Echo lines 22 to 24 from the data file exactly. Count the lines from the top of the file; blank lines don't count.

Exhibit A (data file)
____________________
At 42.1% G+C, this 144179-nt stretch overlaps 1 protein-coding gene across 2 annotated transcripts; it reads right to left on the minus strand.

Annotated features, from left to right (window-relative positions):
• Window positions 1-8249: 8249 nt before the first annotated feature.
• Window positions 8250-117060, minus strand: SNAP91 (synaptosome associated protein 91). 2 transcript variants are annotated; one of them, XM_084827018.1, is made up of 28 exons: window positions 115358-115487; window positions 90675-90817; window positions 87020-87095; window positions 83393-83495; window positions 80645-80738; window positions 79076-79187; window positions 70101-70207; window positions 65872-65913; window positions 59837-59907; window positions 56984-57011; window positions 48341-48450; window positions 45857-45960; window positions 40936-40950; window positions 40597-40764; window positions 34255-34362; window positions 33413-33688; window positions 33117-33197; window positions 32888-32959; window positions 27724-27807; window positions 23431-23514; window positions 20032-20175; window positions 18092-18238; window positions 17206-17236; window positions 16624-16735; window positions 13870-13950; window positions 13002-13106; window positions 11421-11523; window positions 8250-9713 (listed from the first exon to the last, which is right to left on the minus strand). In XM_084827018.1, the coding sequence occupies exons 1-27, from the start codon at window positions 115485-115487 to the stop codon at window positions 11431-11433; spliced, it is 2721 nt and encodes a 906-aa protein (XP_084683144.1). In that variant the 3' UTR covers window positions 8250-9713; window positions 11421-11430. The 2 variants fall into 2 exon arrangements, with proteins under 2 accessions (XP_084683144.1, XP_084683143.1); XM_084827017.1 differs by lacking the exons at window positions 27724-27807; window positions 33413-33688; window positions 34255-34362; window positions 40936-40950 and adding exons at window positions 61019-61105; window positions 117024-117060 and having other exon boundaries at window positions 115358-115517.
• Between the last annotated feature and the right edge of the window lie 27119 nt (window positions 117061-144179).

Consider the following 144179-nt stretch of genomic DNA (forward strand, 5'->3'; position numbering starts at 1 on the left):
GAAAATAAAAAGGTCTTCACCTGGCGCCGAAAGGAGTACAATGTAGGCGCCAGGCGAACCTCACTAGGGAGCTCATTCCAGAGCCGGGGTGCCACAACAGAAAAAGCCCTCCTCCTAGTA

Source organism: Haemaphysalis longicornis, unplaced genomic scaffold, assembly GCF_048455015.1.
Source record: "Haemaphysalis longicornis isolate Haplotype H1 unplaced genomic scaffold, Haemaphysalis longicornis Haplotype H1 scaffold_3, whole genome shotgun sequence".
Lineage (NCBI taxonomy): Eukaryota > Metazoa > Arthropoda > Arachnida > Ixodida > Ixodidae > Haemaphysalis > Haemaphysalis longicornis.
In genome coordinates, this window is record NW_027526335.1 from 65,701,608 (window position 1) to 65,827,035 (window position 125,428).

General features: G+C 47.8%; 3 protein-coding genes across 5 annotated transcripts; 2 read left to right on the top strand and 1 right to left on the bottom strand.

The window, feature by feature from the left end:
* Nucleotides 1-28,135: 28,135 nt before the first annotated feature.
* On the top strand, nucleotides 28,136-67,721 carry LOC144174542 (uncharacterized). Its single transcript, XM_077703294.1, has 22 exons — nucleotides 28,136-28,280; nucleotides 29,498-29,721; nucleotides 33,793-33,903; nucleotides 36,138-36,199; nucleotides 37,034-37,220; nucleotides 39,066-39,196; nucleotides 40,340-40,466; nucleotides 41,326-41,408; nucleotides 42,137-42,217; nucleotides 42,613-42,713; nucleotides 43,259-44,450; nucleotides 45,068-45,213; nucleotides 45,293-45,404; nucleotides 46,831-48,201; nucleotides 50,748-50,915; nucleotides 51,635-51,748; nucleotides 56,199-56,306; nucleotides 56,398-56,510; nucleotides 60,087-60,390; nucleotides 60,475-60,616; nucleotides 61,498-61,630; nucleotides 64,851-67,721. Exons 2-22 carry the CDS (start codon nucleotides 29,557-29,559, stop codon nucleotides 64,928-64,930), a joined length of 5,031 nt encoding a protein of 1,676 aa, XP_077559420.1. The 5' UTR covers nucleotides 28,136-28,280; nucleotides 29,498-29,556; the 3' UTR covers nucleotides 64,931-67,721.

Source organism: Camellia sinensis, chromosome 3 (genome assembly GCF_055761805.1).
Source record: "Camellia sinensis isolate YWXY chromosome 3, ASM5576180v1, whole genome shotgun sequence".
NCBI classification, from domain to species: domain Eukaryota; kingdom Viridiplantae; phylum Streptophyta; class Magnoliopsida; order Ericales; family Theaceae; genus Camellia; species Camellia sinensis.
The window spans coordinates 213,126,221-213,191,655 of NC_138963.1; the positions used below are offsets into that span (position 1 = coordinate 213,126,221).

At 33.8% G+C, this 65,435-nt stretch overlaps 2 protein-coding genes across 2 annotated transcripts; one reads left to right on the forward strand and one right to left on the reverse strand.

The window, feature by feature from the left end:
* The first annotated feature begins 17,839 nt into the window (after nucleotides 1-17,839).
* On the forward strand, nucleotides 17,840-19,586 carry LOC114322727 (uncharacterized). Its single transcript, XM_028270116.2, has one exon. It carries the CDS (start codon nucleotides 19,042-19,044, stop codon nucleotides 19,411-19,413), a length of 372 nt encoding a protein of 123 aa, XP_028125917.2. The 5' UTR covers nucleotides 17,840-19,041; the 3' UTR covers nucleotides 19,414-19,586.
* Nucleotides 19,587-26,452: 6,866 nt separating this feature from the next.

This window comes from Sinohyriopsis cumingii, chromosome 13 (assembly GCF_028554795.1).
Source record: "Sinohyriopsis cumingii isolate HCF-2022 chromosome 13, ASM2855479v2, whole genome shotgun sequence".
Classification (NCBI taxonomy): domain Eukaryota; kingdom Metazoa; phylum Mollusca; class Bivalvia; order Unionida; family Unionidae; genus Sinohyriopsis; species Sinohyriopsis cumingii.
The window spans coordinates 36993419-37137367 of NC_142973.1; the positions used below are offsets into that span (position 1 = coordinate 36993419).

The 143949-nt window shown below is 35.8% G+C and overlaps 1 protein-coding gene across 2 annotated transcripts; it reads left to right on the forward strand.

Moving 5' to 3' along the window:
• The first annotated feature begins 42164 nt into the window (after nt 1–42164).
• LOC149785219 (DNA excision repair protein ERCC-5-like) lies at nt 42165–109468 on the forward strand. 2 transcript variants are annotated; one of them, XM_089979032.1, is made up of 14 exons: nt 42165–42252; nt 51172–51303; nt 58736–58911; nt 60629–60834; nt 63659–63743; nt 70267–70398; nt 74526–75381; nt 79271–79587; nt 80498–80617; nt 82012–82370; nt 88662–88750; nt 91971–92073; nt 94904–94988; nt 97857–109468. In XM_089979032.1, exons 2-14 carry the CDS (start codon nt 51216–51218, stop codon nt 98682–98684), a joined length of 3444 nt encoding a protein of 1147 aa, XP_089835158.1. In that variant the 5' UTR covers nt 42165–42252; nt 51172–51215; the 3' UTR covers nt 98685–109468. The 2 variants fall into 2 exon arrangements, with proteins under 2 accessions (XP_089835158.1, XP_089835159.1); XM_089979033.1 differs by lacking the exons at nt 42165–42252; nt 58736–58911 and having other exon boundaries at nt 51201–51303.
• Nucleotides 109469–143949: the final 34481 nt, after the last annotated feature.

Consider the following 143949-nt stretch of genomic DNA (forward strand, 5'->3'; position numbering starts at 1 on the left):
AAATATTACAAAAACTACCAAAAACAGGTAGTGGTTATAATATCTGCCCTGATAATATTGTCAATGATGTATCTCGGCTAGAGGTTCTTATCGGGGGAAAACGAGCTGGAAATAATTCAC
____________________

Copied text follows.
* The first annotated feature begins 17,839 nt into the window (after nucleotides 1-17,839).
* On the forward strand, nucleotides 17,840-19,586 carry LOC114322727 (uncharacterized). Its single transcript, XM_028270116.2, has one exon. It carries the CDS (start codon nucleotides 19,042-19,044, stop codon nucleotides 19,411-19,413), a length of 372 nt encoding a protein of 123 aa, XP_028125917.2. The 5' UTR covers nucleotides 17,840-19,041; the 3' UTR covers nucleotides 19,414-19,586.
* Nucleotides 19,587-26,452: 6,866 nt separating this feature from the next.